posted by peagood at 11:34 AM on October 28, 2011

Hi there. Thank you for the answers. Unfortunately, my brother doesn't show any of the signs of Aspergers other than the lack of empathy. He's like the opposite of an Aspie - incredibly sociable and big on emotional reasoning. I think I would find someone with Aspergers easier to relate to, to be honest. Sometimes I get worried that he has NPD, but I think that I'm probably just overreacting there. If anyone could point me to information that would help me to debunk this fear, I'd be very relieved.

I would really like to have some sort of rapport with him, if nothing else for my parents' sake. They know about all his behaviour (and more - he has this weird lack of shame which leads to him telling them everything that comes into his head in a pretty unfiltered way), but they don't really distinguish it from the things my sister and I do that they disapprove of, like being untidy or 'secretive' (since my brother has set the bar for openness, this covers anyone with a normal desire for privacy). I wish they were more protective of her, and I have come close to arguing with my mother about it several times, but it's not going to happen. I have a good relationship with them aside from this. My sister idolises him, as you would expect of someone living in the same house as their soon-to-be-rockstar older brother.

I also think it would be better for me if I could feel more open-hearted towards him. I don't think contempt is healthy, and my attitude to him at the moment is getting close to that.

Solomon, it's funny you mention Buddhist compassion. I have tried compassion meditation as a way to deal with this, but it never really seems to 'stick'. I know I should keep trying, but I'm worried it isn't ever going to do what I want it to do.

I don't really believe, in a philosophical way, that there are bad people. But I do find myself thinking about my brother that way, and I'd really like to stop.
posted by La chaussette, c'est moi at 12:10 PM on October 28, 2011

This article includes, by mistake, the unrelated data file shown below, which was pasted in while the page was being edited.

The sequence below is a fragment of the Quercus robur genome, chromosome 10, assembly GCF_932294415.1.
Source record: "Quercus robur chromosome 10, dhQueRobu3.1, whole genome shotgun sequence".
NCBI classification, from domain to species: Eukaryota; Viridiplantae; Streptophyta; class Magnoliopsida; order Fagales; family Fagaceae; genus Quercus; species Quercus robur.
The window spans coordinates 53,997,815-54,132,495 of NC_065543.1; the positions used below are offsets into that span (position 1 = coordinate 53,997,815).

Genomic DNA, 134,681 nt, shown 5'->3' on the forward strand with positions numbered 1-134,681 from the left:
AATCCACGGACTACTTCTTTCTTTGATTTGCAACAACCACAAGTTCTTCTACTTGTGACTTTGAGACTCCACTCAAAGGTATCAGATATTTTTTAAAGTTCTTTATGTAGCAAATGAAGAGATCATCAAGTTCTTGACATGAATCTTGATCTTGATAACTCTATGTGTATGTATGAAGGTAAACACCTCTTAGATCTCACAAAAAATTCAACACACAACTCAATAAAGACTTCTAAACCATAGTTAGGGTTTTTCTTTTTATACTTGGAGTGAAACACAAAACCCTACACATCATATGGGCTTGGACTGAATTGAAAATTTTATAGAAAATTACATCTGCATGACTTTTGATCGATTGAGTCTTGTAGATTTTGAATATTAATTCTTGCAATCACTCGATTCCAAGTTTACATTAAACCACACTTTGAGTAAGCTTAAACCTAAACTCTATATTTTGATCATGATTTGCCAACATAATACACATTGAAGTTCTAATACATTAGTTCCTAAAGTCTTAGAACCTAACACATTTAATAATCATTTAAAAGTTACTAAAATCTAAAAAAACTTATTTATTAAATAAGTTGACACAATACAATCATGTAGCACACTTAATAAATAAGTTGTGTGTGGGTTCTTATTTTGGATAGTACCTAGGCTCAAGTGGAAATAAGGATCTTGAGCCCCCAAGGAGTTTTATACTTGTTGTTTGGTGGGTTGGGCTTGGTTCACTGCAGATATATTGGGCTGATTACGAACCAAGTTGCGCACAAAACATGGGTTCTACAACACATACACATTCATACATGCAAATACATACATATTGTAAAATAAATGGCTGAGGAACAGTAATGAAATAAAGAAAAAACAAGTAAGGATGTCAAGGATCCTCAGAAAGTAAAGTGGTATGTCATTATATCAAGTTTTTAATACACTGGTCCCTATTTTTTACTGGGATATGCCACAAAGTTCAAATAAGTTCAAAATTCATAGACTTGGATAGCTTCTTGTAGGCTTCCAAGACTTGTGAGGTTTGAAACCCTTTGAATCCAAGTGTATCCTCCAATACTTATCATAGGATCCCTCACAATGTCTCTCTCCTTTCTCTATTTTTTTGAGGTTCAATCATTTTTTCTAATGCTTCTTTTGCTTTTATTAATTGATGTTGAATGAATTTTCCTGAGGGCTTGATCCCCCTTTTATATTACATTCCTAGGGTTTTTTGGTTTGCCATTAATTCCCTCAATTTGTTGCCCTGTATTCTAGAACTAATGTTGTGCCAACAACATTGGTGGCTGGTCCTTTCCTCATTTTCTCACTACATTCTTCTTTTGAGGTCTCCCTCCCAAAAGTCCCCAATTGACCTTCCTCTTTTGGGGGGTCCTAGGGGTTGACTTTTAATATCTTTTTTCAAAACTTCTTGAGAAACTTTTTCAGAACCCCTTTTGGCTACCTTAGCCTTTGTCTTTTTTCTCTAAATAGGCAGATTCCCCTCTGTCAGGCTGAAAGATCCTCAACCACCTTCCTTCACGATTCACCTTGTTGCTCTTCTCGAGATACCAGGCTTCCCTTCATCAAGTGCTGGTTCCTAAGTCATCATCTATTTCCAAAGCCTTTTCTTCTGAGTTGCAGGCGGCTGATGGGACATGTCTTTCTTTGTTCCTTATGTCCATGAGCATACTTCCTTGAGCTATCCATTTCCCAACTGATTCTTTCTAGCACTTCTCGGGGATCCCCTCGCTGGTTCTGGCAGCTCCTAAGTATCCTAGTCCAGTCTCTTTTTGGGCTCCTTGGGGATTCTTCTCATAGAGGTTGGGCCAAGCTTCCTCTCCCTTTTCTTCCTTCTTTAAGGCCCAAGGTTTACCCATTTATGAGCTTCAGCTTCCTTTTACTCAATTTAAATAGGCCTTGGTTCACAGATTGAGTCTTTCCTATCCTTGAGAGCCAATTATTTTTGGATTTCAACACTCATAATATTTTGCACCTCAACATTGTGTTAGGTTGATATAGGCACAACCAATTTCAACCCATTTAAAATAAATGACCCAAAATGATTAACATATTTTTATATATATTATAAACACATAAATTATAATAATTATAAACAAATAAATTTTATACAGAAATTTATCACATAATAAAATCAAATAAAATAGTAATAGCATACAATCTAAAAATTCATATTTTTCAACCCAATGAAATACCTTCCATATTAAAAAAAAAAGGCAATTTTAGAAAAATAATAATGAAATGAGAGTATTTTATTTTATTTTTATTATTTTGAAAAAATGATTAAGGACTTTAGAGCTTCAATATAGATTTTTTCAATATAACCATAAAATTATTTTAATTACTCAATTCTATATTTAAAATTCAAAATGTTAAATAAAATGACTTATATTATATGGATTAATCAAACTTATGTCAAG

Solomon's wisdom abounds here.

Most people who act out towards others and seem overly selfish are themselves in pain. This is probably not news to you, but it is easy to forget in the moment while you are the recipient of someone else's obnoxious behavior. Reminding yourself of their pain in the moment can help you find the compassion that Solomon advises. When you are away from that person it can also help to privately and actively wish well for them, even if your heart may not really be in it. It will help you to find compassion for them and in so doing help you to let go of your negative emotions towards them.
posted by caddis at 12:43 PM on October 28, 2011 [3 favorites]

Dude, kick him up the ass with a big and very pointy reality stick. "I am uninterested in your views on welfare and taxation when you've never had a need not met by mom and dad. I am not interested in your view on the value of my job when you've never had to pay rent. I have no interest in taking drugs if your greatest endorsement is that they're going to make me a free-loading loser like you."

FWIW, while my sister had a very different set of issues, she shared a few qualities with your brother. Among them, a very extended, very difficult teenagerhood that lasted well, well into her 20s. I loved her but didn't like her all that much for a number of those years, but she did eventually outgrow that and now I am literally her biggest fan.
posted by DarlingBri at 12:52 PM on October 28, 2011 [1 favorite]

Is your sister of an age where she could move in with you (in a roommate way, not a parent/child way) and see how, like, more normal adults live? I suspect you would give less of a flying' eff about your brother's stupidity if he weren't able to pour it down your sister's throat 24/7.

I mean, don't approach it like, "hey sis you're totally naive and wrong to like our brother, you should come live with ME because i'm MATURE." I would approach it like, "hey sis, if you want some more independence, it would be cool if you moved in with me for a while. I would love to have some company."
posted by Snarl Furillo at 1:17 PM on October 28, 2011

My guess is that he's not happy with himself - he might not even feel so great about living at home and being in a profession that doesn't have a ton of job stability (this is probably why he criticizes your job). I mean, that must not look that great to his friends, and what if he wants to bring a romantic interest home or something? He may demonstrate a lack of shame externally, but who knows what really goes on in his head when you're not there? Also, there may be some dynamics at home going on you don't know about, like, parents being enabling, or something. It's admirable that you want to have a better rapport for him for your parents' sake, but I really think you should take a break from trying so hard at this. Breathe a little and let go of this "must" that you've put on yourself. It's not about cutting him off or never talking to him, it's just about being civil and staying on easy surface-level topics with him.
posted by foxjacket at 2:54 PM on October 28, 2011